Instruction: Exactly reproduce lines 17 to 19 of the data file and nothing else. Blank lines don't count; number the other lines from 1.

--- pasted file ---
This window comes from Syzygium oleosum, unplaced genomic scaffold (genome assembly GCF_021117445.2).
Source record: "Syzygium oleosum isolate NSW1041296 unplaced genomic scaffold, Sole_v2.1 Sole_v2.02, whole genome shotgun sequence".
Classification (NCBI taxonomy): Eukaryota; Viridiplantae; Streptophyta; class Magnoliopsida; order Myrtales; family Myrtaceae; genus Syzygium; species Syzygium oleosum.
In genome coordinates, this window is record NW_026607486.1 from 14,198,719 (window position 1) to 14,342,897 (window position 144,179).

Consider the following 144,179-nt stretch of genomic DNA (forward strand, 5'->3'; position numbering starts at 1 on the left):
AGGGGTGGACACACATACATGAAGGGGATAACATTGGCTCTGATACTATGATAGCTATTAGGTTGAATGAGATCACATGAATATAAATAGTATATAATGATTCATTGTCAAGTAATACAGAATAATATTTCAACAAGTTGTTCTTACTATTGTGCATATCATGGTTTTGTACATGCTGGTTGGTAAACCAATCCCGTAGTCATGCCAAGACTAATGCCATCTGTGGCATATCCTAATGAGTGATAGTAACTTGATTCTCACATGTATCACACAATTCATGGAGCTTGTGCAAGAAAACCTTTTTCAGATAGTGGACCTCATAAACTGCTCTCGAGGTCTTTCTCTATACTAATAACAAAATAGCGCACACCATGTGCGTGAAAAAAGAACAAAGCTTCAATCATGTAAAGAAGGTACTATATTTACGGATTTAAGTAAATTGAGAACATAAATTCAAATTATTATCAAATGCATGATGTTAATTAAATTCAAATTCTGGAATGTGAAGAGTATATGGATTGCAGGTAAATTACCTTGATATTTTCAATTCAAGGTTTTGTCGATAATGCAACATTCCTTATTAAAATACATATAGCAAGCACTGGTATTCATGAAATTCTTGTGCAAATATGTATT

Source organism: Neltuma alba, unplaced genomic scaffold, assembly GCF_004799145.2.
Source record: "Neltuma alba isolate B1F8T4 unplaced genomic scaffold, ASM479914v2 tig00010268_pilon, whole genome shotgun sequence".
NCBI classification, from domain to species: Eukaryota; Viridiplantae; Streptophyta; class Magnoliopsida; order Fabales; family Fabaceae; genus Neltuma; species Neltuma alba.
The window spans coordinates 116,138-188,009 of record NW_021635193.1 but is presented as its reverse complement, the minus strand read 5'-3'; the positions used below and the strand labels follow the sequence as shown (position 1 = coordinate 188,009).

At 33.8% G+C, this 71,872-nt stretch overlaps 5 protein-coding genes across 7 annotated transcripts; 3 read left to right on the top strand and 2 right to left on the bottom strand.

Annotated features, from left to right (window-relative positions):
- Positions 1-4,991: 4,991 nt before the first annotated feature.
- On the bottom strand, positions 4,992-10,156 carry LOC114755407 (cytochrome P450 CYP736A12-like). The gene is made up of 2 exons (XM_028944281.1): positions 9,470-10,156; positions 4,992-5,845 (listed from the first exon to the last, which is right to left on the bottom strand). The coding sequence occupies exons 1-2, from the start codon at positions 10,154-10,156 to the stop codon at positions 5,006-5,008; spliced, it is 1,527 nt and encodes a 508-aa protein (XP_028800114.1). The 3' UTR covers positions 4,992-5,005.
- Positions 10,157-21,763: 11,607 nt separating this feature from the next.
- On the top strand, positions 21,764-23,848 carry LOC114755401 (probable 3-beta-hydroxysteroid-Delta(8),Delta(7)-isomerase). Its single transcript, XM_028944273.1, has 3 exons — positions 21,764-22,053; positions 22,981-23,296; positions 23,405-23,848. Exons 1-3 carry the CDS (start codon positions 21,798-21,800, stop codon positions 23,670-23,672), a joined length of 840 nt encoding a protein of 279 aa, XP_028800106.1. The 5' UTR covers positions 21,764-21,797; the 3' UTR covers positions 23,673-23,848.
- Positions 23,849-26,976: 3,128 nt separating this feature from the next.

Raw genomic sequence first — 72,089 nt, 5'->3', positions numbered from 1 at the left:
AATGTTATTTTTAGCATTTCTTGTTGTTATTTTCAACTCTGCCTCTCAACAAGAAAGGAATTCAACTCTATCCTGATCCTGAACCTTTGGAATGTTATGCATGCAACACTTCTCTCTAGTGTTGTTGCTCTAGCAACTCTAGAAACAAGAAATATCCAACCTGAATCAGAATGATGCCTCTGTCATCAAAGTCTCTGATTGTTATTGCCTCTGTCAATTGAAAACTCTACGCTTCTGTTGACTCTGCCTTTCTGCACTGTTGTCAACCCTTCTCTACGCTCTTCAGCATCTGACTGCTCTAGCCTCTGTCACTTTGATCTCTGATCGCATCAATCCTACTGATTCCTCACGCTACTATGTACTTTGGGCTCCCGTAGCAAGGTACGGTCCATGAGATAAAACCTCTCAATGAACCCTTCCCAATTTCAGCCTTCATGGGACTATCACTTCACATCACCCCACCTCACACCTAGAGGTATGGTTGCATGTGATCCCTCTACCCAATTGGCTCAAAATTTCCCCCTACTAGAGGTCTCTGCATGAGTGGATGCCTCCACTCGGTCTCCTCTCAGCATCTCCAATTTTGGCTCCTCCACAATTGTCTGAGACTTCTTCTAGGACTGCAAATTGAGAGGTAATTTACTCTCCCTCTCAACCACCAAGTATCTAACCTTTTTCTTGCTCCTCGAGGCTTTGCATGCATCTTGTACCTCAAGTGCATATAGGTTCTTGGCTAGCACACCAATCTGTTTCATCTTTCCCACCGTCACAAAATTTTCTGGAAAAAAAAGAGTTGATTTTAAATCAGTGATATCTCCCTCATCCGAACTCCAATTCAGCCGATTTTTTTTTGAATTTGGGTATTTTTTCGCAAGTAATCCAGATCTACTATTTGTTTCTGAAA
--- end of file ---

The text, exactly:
- Positions 23,849-26,976: 3,128 nt separating this feature from the next.

Raw genomic sequence first — 72,089 nt, 5'->3', positions numbered from 1 at the left:
AATGTTATTTTTAGCATTTCTTGTTGTTATTTTCAACTCTGCCTCTCAACAAGAAAGGAATTCAACTCTATCCTGATCCTGAACCTTTGGAATGTTATGCATGCAACACTTCTCTCTAGTGTTGTTGCTCTAGCAACTCTAGAAACAAGAAATATCCAACCTGAATCAGAATGATGCCTCTGTCATCAAAGTCTCTGATTGTTATTGCCTCTGTCAATTGAAAACTCTACGCTTCTGTTGACTCTGCCTTTCTGCACTGTTGTCAACCCTTCTCTACGCTCTTCAGCATCTGACTGCTCTAGCCTCTGTCACTTTGATCTCTGATCGCATCAATCCTACTGATTCCTCACGCTACTATGTACTTTGGGCTCCCGTAGCAAGGTACGGTCCATGAGATAAAACCTCTCAATGAACCCTTCCCAATTTCAGCCTTCATGGGACTATCACTTCACATCACCCCACCTCACACCTAGAGGTATGGTTGCATGTGATCCCTCTACCCAATTGGCTCAAAATTTCCCCCTACTAGAGGTCTCTGCATGAGTGGATGCCTCCACTCGGTCTCCTCTCAGCATCTCCAATTTTGGCTCCTCCACAATTGTCTGAGACTTCTTCTAGGACTGCAAATTGAGAGGTAATTTACTCTCCCTCTCAACCACCAAGTATCTAACCTTTTTCTTGCTCCTCGAGGCTTTGCATGCATCTTGTACCTCAAGTGCATATAGGTTCTTGGCTAGCACACCAATCTGTTTCATCTTTCCCACCGTCACAAAATTTTCTGGAAAAAAAAGAGTTGATTTTAAATCAGTGATATCTCCCTCATCCGAACTCCAATTCAGCCGATTTTTTTTTGAATTTGGGTATTTTTTCGCAAGTAATCCAGATCTACTATTTGTTTCTGAAA